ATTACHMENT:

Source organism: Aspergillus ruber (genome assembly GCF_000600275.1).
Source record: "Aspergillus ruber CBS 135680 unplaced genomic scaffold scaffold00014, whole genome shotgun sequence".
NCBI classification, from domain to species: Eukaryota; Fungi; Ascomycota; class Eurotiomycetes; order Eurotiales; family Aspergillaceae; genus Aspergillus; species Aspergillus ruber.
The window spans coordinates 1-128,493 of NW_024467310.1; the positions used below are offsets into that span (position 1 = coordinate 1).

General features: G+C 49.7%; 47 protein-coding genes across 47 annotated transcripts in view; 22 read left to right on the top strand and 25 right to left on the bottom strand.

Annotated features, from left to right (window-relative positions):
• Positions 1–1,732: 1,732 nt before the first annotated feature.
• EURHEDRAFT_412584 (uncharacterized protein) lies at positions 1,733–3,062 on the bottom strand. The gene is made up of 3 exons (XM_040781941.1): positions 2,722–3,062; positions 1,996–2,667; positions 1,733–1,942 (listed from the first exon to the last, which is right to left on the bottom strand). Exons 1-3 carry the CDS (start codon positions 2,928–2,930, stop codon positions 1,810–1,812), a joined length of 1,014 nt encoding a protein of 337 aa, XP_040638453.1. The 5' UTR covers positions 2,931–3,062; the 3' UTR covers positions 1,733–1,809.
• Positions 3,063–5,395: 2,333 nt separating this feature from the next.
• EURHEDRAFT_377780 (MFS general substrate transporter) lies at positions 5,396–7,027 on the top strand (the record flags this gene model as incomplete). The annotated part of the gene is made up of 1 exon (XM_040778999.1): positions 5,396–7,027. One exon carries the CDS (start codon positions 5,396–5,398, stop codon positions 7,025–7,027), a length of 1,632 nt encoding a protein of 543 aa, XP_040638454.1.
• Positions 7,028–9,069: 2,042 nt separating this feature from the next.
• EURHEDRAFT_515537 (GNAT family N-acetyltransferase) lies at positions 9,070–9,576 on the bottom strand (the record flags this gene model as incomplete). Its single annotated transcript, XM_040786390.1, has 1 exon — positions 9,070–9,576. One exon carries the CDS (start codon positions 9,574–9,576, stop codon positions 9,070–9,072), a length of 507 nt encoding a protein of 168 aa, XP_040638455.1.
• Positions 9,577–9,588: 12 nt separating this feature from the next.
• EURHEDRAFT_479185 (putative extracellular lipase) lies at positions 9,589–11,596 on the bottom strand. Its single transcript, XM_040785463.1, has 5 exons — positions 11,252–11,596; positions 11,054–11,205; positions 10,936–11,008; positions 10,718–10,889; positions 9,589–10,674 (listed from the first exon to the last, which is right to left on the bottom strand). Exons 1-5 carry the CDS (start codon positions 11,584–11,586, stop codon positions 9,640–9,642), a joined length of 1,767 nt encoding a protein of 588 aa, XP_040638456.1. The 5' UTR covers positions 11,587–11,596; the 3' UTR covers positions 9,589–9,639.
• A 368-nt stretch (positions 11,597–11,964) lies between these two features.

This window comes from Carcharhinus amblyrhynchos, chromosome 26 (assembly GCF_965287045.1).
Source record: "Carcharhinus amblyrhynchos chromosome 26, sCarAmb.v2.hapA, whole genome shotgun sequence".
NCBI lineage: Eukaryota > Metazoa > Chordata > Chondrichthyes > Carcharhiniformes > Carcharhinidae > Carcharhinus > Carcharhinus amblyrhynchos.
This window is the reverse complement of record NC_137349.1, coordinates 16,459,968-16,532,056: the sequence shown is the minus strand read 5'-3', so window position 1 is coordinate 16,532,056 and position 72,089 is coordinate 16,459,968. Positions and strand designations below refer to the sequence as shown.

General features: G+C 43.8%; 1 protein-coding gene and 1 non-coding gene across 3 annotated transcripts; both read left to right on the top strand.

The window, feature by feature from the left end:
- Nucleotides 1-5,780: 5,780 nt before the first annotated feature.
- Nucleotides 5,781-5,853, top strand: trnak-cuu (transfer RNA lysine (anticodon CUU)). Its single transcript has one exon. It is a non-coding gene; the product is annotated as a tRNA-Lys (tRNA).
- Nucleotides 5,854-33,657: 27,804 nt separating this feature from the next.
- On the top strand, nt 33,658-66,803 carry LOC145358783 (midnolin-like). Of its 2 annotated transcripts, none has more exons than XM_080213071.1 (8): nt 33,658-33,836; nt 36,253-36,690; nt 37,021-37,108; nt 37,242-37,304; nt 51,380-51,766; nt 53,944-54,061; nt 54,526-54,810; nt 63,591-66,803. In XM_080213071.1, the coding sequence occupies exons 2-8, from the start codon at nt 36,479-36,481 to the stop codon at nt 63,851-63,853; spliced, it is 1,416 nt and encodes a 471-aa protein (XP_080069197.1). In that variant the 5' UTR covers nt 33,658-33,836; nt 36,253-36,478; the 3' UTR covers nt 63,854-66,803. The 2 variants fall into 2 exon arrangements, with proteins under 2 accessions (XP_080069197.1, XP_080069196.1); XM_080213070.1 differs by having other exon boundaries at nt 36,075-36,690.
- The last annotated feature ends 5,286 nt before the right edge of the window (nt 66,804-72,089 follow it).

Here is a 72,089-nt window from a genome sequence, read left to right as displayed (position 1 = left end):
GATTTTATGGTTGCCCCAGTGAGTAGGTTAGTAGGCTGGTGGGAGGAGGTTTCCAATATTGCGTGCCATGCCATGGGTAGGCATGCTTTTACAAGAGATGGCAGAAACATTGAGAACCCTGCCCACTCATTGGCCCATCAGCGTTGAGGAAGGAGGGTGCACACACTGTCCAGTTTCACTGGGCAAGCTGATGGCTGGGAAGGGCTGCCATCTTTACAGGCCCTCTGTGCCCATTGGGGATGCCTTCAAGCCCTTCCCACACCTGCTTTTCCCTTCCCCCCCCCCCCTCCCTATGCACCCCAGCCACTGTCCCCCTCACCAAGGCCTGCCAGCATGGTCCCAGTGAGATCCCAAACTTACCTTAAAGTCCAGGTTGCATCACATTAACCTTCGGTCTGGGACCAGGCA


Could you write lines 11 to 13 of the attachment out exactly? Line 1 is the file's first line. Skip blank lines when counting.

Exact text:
• Positions 7,028–9,069: 2,042 nt separating this feature from the next.
• EURHEDRAFT_515537 (GNAT family N-acetyltransferase) lies at positions 9,070–9,576 on the bottom strand (the record flags this gene model as incomplete). Its single annotated transcript, XM_040786390.1, has 1 exon — positions 9,070–9,576. One exon carries the CDS (start codon positions 9,574–9,576, stop codon positions 9,070–9,072), a length of 507 nt encoding a protein of 168 aa, XP_040638455.1.
• Positions 9,577–9,588: 12 nt separating this feature from the next.